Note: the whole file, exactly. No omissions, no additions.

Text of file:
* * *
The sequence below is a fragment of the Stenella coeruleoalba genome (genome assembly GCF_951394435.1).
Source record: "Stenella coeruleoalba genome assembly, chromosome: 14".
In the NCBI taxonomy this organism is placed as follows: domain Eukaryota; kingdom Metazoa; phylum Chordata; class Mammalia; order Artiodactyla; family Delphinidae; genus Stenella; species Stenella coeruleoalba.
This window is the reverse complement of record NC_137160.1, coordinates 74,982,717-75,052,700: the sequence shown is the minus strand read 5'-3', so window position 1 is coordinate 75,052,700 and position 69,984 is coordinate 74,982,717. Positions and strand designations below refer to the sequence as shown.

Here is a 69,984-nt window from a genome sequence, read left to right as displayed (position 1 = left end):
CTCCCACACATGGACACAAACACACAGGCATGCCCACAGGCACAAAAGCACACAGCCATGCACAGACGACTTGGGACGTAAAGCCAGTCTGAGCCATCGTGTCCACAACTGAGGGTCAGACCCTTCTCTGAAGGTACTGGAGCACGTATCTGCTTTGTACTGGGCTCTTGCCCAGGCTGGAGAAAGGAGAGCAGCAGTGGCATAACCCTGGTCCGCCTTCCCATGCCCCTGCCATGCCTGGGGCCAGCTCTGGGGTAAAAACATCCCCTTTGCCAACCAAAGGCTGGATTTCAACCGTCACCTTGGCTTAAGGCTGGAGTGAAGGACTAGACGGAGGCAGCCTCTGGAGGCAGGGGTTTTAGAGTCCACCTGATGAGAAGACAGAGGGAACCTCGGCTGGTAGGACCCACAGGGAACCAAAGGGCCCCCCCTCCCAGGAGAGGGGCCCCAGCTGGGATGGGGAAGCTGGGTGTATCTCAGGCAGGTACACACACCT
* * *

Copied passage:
The sequence below is a fragment of the Stenella coeruleoalba genome (genome assembly GCF_951394435.1).
Source record: "Stenella coeruleoalba genome assembly, chromosome: 14".
In the NCBI taxonomy this organism is placed as follows: domain Eukaryota; kingdom Metazoa; phylum Chordata; class Mammalia; order Artiodactyla; family Delphinidae; genus Stenella; species Stenella coeruleoalba.
This window is the reverse complement of record NC_137160.1, coordinates 74,982,717-75,052,700: the sequence shown is the minus strand read 5'-3', so window position 1 is coordinate 75,052,700 and position 69,984 is coordinate 74,982,717. Positions and strand designations below refer to the sequence as shown.

Here is a 69,984-nt window from a genome sequence, read left to right as displayed (position 1 = left end):
CTCCCACACATGGACACAAACACACAGGCATGCCCACAGGCACAAAAGCACACAGCCATGCACAGACGACTTGGGACGTAAAGCCAGTCTGAGCCATCGTGTCCACAACTGAGGGTCAGACCCTTCTCTGAAGGTACTGGAGCACGTATCTGCTTTGTACTGGGCTCTTGCCCAGGCTGGAGAAAGGAGAGCAGCAGTGGCATAACCCTGGTCCGCCTTCCCATGCCCCTGCCATGCCTGGGGCCAGCTCTGGGGTAAAAACATCCCCTTTGCCAACCAAAGGCTGGATTTCAACCGTCACCTTGGCTTAAGGCTGGAGTGAAGGACTAGACGGAGGCAGCCTCTGGAGGCAGGGGTTTTAGAGTCCACCTGATGAGAAGACAGAGGGAACCTCGGCTGGTAGGACCCACAGGGAACCAAAGGGCCCCCCCTCCCAGGAGAGGGGCCCCAGCTGGGATGGGGAAGCTGGGTGTATCTCAGGCAGGTACACACACCT